ONE OF the things I like about flying is the onboard fun that I can look forward to—the movies and the music, to be more specific. At my age, and with all the mucking about that I’ve done, I should be sick of these things and ply myself insensible with the free beer or wine somewhere between Anchorage and Nagoya, but the honest truth is, I’m not. I’m eager for entertainment, which is the only way I can forget the fact that I’m going to be up in the air for the better part of a 24-hour day. I don’t have a fear of flying; it’s boredom I can’t abide.
Being up there means that I can catch up on all the movies I never saw and didn’t even know existed. Beng and I almost always take in a movie after our weekly foot massage (such is life in the 60s), but we’re slaves to what’s out there, and not being too much of a cinephile I’m positive I’m missing out on the good stuff by sticking to the mall fare.
That changed last week when I flew home from Dulles airport outside of Washington, DC to Terminal 3 on the fringes of Pasay—a distance of 8,548 miles, according to Google. That meant 11:30 hours of self-amusement to contemplate, but I think I hit the jackpot—a trifecta in sporting terms—by watching three great movies on one long trip (I actually saw four, but I don’t think Hercules: The Thracian Wars is going to win the Palme D’Or).
I can’t get enough of documentaries, and I actually watched this one twice—the first time on the inbound flight last September, and again coming home. It was an HBO special titled Six by Sondheim, about the life and work of the lyricist-composer perhaps best known for that song everyone loves to sing but nobody really seems to understand, “Send in the Clowns.” (Reader Ivi Avellana-Cosio finally made sense of it for me.)
I just enjoyed the presentation the first time I saw it, but this second time, I was furiously scribbling away on my notebook with a fountain pen in the half-light, as Stephen Sondheim spoke about the creative process behind six of his best songs. Anytime you see me taking notes, it has to be that good, so I’m going to save the best of Sondheim for another column, which the material richly deserves. But just for starters, this was the man who wrote the lyrics and libretto for West Side Story when he was 25—a task he chafed at, wanting to do the music instead—but it proved to be a great learning experience, and Sondheim would go on to become a master teacher himself, like his mentor Oscar Hammerstein II and West Side Story collaborator Leonard Bernstein.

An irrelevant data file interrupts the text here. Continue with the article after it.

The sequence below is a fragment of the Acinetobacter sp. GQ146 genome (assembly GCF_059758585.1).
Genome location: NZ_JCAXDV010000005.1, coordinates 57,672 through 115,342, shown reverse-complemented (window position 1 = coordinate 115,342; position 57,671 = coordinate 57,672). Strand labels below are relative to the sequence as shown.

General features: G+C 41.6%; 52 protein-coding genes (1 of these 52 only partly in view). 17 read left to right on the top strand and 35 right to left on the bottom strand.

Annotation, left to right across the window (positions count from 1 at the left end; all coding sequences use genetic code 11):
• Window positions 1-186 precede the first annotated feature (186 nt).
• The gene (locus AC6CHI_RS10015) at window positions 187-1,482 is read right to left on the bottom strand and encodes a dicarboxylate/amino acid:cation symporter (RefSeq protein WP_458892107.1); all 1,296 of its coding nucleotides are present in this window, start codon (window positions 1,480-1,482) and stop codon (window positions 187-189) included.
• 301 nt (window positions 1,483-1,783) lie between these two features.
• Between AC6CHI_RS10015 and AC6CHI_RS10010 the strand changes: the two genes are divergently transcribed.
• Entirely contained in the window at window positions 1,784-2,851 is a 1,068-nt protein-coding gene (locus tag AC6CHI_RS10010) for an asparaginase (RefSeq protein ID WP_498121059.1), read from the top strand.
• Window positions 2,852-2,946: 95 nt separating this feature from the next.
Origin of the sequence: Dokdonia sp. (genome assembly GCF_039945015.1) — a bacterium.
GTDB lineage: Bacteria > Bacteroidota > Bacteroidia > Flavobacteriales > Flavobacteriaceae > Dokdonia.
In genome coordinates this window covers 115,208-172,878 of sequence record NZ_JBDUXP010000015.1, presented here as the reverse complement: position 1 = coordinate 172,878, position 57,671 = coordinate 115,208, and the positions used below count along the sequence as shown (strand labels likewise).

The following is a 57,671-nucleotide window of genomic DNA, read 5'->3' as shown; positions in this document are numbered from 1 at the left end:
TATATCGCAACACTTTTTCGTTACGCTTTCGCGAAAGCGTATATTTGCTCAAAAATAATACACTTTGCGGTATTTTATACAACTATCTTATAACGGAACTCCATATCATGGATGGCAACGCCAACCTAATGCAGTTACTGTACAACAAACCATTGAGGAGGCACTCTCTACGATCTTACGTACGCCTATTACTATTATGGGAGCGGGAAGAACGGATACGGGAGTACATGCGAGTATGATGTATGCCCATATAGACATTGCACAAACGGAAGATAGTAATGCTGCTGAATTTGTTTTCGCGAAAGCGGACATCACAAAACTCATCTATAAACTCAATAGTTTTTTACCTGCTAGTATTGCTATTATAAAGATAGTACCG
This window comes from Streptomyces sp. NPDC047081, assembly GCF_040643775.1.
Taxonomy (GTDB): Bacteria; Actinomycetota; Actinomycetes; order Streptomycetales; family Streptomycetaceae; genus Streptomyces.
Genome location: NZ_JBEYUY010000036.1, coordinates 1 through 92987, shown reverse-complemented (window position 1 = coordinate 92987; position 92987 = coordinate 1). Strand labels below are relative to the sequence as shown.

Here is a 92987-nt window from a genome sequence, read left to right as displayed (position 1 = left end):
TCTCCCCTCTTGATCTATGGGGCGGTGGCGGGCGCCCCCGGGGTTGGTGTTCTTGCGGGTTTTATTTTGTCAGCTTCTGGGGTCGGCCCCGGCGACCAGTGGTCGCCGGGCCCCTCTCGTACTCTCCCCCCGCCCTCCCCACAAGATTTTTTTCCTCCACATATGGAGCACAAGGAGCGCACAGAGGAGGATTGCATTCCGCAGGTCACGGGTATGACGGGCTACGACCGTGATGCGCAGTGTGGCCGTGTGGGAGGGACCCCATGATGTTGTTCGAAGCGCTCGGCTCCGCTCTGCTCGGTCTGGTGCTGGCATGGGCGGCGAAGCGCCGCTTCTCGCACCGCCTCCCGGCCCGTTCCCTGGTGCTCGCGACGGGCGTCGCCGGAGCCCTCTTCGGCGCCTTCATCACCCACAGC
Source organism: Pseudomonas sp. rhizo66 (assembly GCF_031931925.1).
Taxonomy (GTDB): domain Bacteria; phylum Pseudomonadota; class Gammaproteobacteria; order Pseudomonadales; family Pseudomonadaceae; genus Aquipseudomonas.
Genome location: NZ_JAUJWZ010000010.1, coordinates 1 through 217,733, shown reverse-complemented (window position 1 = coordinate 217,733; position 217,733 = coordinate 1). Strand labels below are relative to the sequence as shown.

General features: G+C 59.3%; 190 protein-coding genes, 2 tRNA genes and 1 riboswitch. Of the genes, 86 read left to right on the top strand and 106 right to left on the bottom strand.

It was Bernstein, come to think of it, who once said that “Music is the only art incapable of malice,” which makes a good segue to my second choice, a film suffused with malice but whose central character, played by the Briton Tom Hardy, exudes an odd naivete. I’ll spare you the spoiler, but The Drop is as quiet and as deliberate a murder mystery as they come. Set in a bar in Brooklyn, The Drop has no car chases, no photogenic panoramas, and co-star Noomi Rapace puts it best when she squirms and says “I don’t want to be here.” We don’t, either, but we can’t help staying and looking, because we fear for the safety and the happiness of our unlikely hero, a quietish bartender who seems intent only on saving damsels and dogs in distress—at least until he draws a severed arm out of a bag; but I’ve already said too much.
And Tom Hardy makes a good segue to the last item on my playlist, which I watched on the Tokyo-Manila leg. He doesn’t appear in it, but is quoted—or I should say more than quoted, because we hear his voice again, speaking like a head in a paper bag, coming out of the mouth of someone who looks nothing like Tom Hardy, the British comedian and mimic Rob Brydon.
The movie was the rather tepidly titled The Trip to Italy, and the only reason I bothered to click on it was because I mistook it for a travelogue that would take me back to some postcard-worthy renditions of Tuscany and Umbria. Of course—away from the neorealism of Fellini and his crew—nearly anything in Italy is worth a postcard and indeed a book. That’s the burden of Brydon and his fellow comedian and travel companion Steve Coogan, who get sent on assignment as their real selves to trace the footsteps of Byron and Shelley in Italy while feasting on veal and artichokes and an endless parade of smart brunettes.
It’s a road movie and a buddy movie all at once, but it’s not Easy Rider or Butch Cassidy and the Sundance Kid. Real men don’t tool around the countryside in a Mini Cooper, twirling pasta on their forks while quoting the Romantics (“romantic poetry” to most guys comes with a small “r” and is best represented by Kenny Rogers and Michael Bolton).
The Trip to Italy is the kind of talky romp that fans of that taciturn trio of Seagal, Stallone, and Schwarzenneger would absolutely hate. Ninety percent of the movie is conversation—make that intelligent, hilariously intelligent conversation, and 50 percent of that 90 percent is comic impersonation, with the two guys doing their irrepressible impressions of Michael Caine and Marlon Brando, making Coogan and Brydon the Dwayne Johnson and Vin Diesel of roadside repartee. But for all the silly banter, there’s a poignance that underscores this movie that seems to be going nowhere, except deeper and deeper into the male psyche.
I thought I was up there for a load of entertainment, but instead I got a dose of inflight education. I can think of far worse ways of killing time.
(Posters from imdb.com and wegotthiscovered.com)